Al-Shabab IED kills five more Kenyan police in third such bombing


Five police officers were killed Thursday when their vehicle hit a roadside bomb in Kenya in an attack claimed by al-Shabab Islamists a day after nine police died in similar blasts.

The officers had been deployed to the restive northeastern region to take part in an operation against the Somali-led militants after two separate roadside bombs on Wednesday.

“The five police officers killed in the attack were headed to boost the ongoing operation in Liboi,” said North Eastern regional coordinator Mohamud Ali Saleh, referring to a town on the border with Somalia.

The Kenya Red Cross said the latest attack occurred between Malelei and Kulan in Garissa county when a vehicle hit an improvised explosive device (IED).

The blast flipped over the green police pickup and tore its rear end off.

Al-Shabab, a Somali-led jihadi group linked to al-Qaida, claimed responsibility for the attack — as well as for the previous two — in a statement carried by the SITE Intelligence Group.

On Wednesday morning four police officers were killed when their vehicle drove over a roadside bomb near the Liboi border post.

Three were killed instantly and a fourth died of his injuries later, according to a police report seen Thursday by AFP that revised the initial toll of three.

Later in the day a convoy accompanying a local governor was struck, killing five officers including his bodyguard.

Earlier this week Kenyan police issued a statement warning of increased militant activity in the area, specifically mentioning the threat of IEDs.

On Thursday, Inspector General Joseph Boinnet of the Kenyan police said “several terror suspects” had been arrested in Garissa, Wajir and Mandera counties over the past two days, including one it identified as a “high-ranking al-Shabab explosives expert” named Ahmed Abdi Yare.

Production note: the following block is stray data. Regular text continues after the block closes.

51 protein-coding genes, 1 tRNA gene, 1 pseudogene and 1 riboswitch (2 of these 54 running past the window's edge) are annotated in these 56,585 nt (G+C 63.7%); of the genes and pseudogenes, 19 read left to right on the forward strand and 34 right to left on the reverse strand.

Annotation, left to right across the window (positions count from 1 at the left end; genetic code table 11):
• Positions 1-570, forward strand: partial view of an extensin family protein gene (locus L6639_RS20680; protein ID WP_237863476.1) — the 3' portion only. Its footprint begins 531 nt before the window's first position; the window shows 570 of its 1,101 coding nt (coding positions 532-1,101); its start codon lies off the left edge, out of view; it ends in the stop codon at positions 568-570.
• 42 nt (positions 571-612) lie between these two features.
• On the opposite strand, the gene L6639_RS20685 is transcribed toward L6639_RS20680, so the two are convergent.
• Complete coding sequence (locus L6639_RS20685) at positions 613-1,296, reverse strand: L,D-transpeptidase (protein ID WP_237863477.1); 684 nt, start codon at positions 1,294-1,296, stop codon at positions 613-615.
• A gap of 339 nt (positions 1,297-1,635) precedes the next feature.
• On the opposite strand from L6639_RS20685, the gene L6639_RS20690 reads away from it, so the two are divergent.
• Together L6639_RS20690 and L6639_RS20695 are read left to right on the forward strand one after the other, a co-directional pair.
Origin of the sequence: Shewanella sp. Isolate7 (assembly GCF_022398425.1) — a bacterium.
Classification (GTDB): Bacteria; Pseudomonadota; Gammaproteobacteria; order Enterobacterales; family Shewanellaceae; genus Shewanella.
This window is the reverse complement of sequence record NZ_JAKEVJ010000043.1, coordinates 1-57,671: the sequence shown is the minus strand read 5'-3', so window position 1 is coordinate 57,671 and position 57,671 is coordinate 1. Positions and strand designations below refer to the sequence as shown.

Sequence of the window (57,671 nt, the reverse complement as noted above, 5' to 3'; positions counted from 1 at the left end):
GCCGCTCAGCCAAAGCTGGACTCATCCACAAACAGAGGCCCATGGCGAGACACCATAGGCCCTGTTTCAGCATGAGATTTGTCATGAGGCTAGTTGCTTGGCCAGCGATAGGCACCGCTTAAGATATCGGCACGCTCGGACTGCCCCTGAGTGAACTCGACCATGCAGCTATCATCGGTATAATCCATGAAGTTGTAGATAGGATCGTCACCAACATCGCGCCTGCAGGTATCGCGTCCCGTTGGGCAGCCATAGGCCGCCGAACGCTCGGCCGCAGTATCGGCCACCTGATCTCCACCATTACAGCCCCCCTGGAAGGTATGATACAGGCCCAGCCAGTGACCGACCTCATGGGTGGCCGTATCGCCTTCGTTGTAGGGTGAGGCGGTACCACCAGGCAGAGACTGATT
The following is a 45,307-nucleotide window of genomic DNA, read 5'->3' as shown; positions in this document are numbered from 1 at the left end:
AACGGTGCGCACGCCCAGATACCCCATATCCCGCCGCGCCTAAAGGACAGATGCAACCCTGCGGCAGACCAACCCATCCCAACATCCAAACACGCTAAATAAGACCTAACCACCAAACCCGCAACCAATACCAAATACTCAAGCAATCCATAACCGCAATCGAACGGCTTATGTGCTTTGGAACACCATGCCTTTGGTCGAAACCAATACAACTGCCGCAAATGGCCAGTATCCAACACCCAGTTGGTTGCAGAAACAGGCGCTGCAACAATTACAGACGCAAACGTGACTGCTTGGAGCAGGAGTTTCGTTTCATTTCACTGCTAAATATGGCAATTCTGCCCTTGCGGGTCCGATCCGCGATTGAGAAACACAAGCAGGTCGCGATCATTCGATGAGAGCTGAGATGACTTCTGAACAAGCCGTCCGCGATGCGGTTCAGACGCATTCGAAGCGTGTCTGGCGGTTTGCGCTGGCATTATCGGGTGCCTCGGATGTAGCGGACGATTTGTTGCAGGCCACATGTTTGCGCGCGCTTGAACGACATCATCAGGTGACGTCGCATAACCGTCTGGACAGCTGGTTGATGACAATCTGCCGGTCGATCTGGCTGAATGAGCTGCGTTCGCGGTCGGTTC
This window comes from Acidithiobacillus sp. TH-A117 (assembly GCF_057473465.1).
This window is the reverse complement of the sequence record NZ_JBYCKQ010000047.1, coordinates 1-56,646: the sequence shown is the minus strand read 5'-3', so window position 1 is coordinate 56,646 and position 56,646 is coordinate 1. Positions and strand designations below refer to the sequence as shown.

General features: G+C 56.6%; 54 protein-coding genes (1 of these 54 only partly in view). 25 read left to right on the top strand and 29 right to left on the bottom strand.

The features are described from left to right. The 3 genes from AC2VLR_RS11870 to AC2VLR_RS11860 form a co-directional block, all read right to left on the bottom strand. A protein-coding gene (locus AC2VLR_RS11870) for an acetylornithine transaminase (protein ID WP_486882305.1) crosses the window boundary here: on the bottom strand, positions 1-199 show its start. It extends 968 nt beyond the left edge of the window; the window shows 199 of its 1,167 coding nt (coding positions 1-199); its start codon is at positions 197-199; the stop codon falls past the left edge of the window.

Weapons and material for making IEDs were also recovered, Boinnet said.

He warned that more attacks were likely during the holy month of Ramadan, which begins this weekend.

The Kenyan government has yet to comment on the upsurge in attacks in the region bordering Somalia.

On May 16, four people were killed near Liboi when their car hit an IED.

Several other incidents took place last week in Mandera county when suspected Shabab fighters attacked a village, killed a traditional chief and kidnapped two police reservists, according to local police.

In October 2016, the government imposed a dusk-to-dawn curfew in Mandera after Shabab fighters killed 12 people at a hotel. The authorities also stepped up security in the region, with the curfew extended in April.

Since 2007, al-Shabab has fought to overthrow successive internationally-backed governments in Somalia but began attacking Kenya in 2011 after Nairobi ordered its troops into Somalia to fight the militants.

Kenyan soldiers are now part of a 22,000-member African Union mission fighting in Somalia.

In 2013, al-Shabab gunmen raided a shopping mall in the capital Nairobi killing 67 people, and in 2015 a similar attack on a university in Garissa left 148 dead.